Rembrandt van Rijn

Saul and David

Rembrandt van Rijn  Saul en David
Rembrandt van Rijn  Saul en David
Rembrandt van Rijn  Saul en David
Rembrandt van Rijn  Saul en David
Rembrandt van Rijn  Saul en David

Rembrandt van Rijn
Saul and David

c. 1651-1654 and c. 1655-1658 On view in Room 10

Whether this painting was a genuine Rembrandt was in doubt for many years. As a result, it has undergone extensive research and conservation treatment over the past few years. It is now back on display and the verdict is in: Saul and David is indeed a Rembrandt.

The Biblical king Saul suffers from bouts of depression and is soothed by the young David who plays the harp for him. In a particularly striking detail, Saul dries his tears on the curtain. But Saul will soon fly into a rage and throw his spear at David.

Technical details

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Rembrandt? The case Saul and David

In the Summer of 2015 Rembrandt's Saul and David was the centrepiece of the exhibition Rembrandt? The Case of Saul and David. Through four interactive lectures, visitors could follow the fascinating discoveries of the research team that worked on the restoration. Take a look behind the layers of paint and unravel the mysteries of the case of Saul and David yourself.

Rembrandt van Rijn  Saul en David

Rembrandt van Rijn
Saul and David

c. 1651-1654 and c. 1655-1658 On view in Room 10

Upwards

For many years this was one of the Mauritshuis’s most famous Rembrandts − until 1969, when doubts were raised as to whether Rembrandt had actually painted it. The picture has since been thoroughly researched and restored, and it has been established that it really was painted by the master. He worked on it between 1651 and 1654 and finished it later, probably between 1655 and 1658.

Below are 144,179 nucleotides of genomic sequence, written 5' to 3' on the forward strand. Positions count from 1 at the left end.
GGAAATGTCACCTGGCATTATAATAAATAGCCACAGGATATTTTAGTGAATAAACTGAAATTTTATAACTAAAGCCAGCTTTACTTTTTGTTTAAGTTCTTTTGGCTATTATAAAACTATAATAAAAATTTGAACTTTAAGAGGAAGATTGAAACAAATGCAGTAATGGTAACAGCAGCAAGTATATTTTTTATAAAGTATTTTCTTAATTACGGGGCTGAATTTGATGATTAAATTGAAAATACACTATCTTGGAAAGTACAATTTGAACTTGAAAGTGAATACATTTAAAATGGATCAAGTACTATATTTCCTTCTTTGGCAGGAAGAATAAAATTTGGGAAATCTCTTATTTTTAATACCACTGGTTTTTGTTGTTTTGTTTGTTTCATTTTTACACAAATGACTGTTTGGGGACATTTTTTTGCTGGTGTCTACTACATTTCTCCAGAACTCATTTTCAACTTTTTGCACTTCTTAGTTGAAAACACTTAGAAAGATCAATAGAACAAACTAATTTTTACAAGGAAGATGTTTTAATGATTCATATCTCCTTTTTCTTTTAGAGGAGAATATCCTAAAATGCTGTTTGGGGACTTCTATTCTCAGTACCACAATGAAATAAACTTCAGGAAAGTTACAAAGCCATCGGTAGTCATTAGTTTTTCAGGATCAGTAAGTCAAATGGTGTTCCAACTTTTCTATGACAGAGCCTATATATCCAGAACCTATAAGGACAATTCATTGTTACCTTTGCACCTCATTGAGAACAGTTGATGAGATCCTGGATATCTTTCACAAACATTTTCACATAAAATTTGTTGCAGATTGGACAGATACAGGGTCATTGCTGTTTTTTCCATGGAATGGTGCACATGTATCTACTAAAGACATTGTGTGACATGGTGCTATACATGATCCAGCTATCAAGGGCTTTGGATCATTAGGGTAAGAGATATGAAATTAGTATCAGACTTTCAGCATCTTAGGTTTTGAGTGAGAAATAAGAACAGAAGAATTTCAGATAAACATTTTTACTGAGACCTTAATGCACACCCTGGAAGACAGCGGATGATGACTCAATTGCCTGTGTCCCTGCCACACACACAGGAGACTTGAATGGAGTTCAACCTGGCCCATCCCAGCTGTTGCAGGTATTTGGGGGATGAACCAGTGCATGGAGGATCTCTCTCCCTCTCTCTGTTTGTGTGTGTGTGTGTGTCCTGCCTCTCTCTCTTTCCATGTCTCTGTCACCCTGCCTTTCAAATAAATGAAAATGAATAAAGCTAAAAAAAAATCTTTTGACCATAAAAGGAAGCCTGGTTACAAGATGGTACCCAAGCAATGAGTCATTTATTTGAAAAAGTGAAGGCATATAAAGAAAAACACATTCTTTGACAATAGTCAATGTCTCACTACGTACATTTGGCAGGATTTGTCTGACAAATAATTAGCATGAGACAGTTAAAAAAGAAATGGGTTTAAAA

On the left sits King Saul, who wears a colourful turban and holds a spear. The young David, playing a harp, kneels on the right. The subject is taken from the Old Testament (I Samuel 18: 9–11). Saul, who was plagued by black moods, found comfort in David’s harp playing. But over the years, as David was victorious in the struggle against the Philistines, Saul became jealous and threw a spear at him. David managed to dodge it in time, but the friendship between them was at an end. Rembrandt showed the moment immediately before Saul threw the spear. The gesture with which Saul dries his eye on the curtain is extraordinary; as if, overcome by grief, he grabbed the first thing to hand. Original ideas like this, taken from life, are typical of Rembrandt.

The painting has not survived unscathed over time. In the nineteenth century the figures of Saul and David were cut apart and then reunited, at which time a large piece of canvas was added above David’s head. The red brushstrokes in Saul’s cloak, which were painted unusually freely and broadly, were originally probably less striking and covered with a semi-transparent top layer.

(this text was previously published in: E. Runia et al, Mauritshuis: Highlights of the Collection, The Hague 2017, pp. 52-53)

Details

General information
Rembrandt van Rijn (Leiden 1606 - 1669 Amsterdam)
Saul and David
c. 1651-1654 and c. 1655-1658
painting
621
Room 10
Material and technical details
oil
canvas
164.5 x 130 cm

Provenance

Victor de Riquet, Duke of Caraman, Paris, before 1830; Didot de Saint-Marc Collection, Paris, 1835-1863; Alphonse Audry, Paris, 1863-1869; [Alexis-Joseph] Febure, Paris, c.1870; Durand-Ruel Gallery, Paris; Albert, Baron von Oppenheim, Cologne, 1876; Philippe George, Ay near Epernay, before 1890; Durand-Ruel Gallery, Paris, 1890-1898; Abraham Bredius, The Hague, 1898-1946 (on long-term loan to the Mauritshuis since 1898); bequest of Abraham Bredius, 1946